The Appreciative Inquiry Methodology as an Instrument for the Analysis of the Sustainability of Companies

The Appreciative Inquiry Methodology as an Instrument for the Analysis of the Sustainability of Companies

DOI: 10.4018/978-1-7998-8185-8.ch006
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There are currently various social innovation practices and efforts to address sustainability and its impact on the world. One of them is the use of the appreciative inquiry methodology (AIM), which results in applying a SOAR analysis focused on sustainability and discovering the strengths, opportunities, aspirations, and results of a company. Thus, the company plays a fundamental role through corporate social responsibility (CSR) that seeks to carry out concrete actions that benefit society. This chapter will define what this methodology consists of, its scope, uses, and initiatives that have adopted it as part of their practices for the measurement and promotion of sustainability. One of the main results of using this methodology is to share success stories about innovations that meet the Sustainable Development Goals (SDGs) through organizations such as AIM2Flourish and B Corp.
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Dr. David Cooperrider and Dr. Ron Fry developed AIM at Case Western Reserve University in the late 1980s. Their work helped create a positive revolution in organizational change and built a framework used by organizations worldwide to flourish (AIM2Flourish, 2021).

Subirana and Cooperrider (2017) defined the five phases that AIM goes through, which according to their analysis, is a cyclical process.

  • · Define: The explanation of the topic is crucial; there are guidelines for designing appreciative, powerful, and generative questions.

  • · Discover: To identify what is life-giving in the organization and appreciate the best of “what is”.

  • · Dream: To visualize the results of what drives us forward (purpose, strategic focus).

  • · Design: To plan the ideal situation or organization to achieve dreams.

  • · Destiny: To ensure that dreams can come true.

To understand AIM, it is essential to define what it is. Based on Grieten, Lambrechts, Bouwen, Huybrechts, Fry & Cooperrider (2018), “AIM is a collaborative and constructive inquiry process that searches for everything that gives life to organizations, communities, and larger human systems when they are most alive, effective, creative and healthy in their interconnected ecology of relationships” (p. 1). Thus, through this methodology, the strengths and what is already working in an organization are discovered, instead of traditional approaches focusing on problems.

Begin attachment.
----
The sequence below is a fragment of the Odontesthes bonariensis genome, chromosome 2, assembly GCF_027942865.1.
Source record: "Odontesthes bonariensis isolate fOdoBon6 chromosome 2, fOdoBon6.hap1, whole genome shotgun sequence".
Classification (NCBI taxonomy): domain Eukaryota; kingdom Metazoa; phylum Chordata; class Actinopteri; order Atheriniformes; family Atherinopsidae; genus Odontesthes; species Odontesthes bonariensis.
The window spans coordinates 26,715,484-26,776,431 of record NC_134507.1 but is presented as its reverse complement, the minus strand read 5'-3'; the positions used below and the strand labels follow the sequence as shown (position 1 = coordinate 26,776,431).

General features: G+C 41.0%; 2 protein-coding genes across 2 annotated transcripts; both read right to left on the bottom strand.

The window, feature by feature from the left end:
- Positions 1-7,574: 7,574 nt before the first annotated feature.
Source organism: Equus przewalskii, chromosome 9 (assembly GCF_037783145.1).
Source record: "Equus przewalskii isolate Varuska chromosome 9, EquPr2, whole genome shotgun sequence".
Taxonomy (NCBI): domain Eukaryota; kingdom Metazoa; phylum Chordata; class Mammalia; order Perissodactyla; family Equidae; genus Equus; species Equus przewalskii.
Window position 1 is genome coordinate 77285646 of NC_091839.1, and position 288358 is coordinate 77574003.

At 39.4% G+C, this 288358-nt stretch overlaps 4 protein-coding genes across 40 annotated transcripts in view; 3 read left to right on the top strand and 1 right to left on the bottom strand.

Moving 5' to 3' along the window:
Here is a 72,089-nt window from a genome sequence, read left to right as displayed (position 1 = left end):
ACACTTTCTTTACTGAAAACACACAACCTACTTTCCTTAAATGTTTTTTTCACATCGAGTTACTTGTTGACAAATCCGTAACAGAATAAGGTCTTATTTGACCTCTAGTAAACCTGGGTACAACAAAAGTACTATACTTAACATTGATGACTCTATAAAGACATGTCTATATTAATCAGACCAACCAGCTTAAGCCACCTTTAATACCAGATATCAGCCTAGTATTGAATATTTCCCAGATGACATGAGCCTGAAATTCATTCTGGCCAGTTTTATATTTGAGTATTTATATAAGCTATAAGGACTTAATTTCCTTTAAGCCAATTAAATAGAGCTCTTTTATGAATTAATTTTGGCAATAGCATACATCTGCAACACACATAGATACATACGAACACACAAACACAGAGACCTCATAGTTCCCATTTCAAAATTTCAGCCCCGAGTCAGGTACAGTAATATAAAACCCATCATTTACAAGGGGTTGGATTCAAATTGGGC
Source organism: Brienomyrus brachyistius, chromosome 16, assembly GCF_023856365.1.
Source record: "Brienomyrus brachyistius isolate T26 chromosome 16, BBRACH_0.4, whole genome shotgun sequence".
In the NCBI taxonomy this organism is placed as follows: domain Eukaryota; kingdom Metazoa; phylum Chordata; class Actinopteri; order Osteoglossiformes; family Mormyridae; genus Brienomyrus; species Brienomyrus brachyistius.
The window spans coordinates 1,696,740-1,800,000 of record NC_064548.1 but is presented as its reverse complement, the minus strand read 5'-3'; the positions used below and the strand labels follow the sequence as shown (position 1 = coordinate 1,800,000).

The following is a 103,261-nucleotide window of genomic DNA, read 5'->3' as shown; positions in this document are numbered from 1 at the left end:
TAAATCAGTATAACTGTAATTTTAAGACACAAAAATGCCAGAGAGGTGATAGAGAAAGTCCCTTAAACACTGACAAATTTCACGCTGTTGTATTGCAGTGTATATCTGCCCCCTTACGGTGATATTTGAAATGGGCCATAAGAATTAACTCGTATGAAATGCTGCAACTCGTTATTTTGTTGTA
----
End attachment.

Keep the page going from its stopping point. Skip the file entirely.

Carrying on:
Appreciative Inquiry first emerged in the early 1980s. David Cooperrider conducted an organizational diagnostic of the Cleveland Clinic to determine what was wrong with the way the organization was operating. He found that an “appreciative” approach was being used that was causing a powerful and creative stir within the organization. He realized when he asked about what was working that the dynamics of the conversation completely changed (Watkins, Mohr, Kelly, 2011). David Cooperrider is then the main contributor and creator of Appreciative Inquiry. He is currently conducting various investigations to further delve into this methodology, collaborating with other researchers.

Key Terms in this Chapter

Corporate Social Responsibility: Responsibility that companies have for the environment and society.

United Nations (UN): It is an international organization that seeks to maintain international peace and security.

B Corp: Certification focused on businesses worldwide with a triple impact: economic, social, and environmental.

Organizational Development: Processes that seek to develop human capital, achieving efficiency and success in business.

SOAR: Methodology focused on measuring the dimensions: Strengths, Opportunities, Aspirations, and Results in an organization, with an appreciative approach.

SDGs: Initiative promoted by the United Nations that consists of achieving 17 goals by the year 2030.

AIM2Flourish: It is an international initiative and Platform that incorporates the SDGs through which stories about innovations aligned to these are published.

Social Innovation: Innovative solutions to social and environmental problems, focused on the well-being of the person.

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